The second is not one you want to hear, I suspect.  Embrel is in a class of drugs called "anti-TNF agents".  TNF stands for Tumor Necrosis Factor and it is a part of the immune surveillance system.  Other anti-TNF drugs include Humira and Remicade and there are a few others..

There have been several reports in the literature that link anti-TNF drugs to the onset or exacerbation of MS.  It isn't clear to me that this is a common thing, but I have found several sources that advise that people with MS or who are suspected of having MS NOT take an anti-TNF drug unless the benefit greatly outweighs the risk.  If anyone like I will provide the sources for this info.

You should see a neurologist if these sensations continue or increase.  I realize that I am suggesting something that is less likely than not, but the association between anti-TNF and MS is a known thing and you are now having neurologic symtpoms.  I do not know if Embrel and its siblings cause neuropathy - if so, I'm not aware of it.  Did you take methotrexate before the Embrel?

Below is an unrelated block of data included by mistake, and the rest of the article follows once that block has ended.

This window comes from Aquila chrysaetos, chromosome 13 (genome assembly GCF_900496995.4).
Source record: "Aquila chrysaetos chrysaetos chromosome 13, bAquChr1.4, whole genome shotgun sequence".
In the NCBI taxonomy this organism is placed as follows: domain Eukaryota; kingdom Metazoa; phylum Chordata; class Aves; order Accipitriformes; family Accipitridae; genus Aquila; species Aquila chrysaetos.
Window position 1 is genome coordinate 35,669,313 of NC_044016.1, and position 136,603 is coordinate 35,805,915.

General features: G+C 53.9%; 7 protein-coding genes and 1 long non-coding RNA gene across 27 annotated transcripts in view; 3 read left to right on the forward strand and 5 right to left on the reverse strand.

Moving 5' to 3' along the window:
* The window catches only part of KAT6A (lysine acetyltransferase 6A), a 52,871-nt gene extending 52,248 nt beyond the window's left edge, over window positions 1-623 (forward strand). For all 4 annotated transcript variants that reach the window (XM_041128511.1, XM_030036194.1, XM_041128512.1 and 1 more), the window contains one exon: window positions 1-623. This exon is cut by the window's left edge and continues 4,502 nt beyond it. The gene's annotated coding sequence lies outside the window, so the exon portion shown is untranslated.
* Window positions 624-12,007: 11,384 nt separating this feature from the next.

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Avatar universal
Thanks, Quix, for taking the time to reply.  I have looked into the TNF-inhibitors in general, and found out that they can cause damage to the myelin sheath covering the nerve cells, which disrupts impulse transmitting, which is basically what happens in MS.  Enbrel included.

I will likely see a neurologist next year, when I'm eligible for Medicare.  Right now, I have no insurance, and have noticed that my rheumatologist's attitude changed dramatically.  She disabled my option to email her; when I call her office, can't get past the receptionist (used to be able to speak with her MA in the good old days), and she won't authorize the refill of my meds until I complained on the Clinic's website... So I'll wait & see.  I understand this is a slow process anyway.  

Thanks everyone for your replies.  God bless.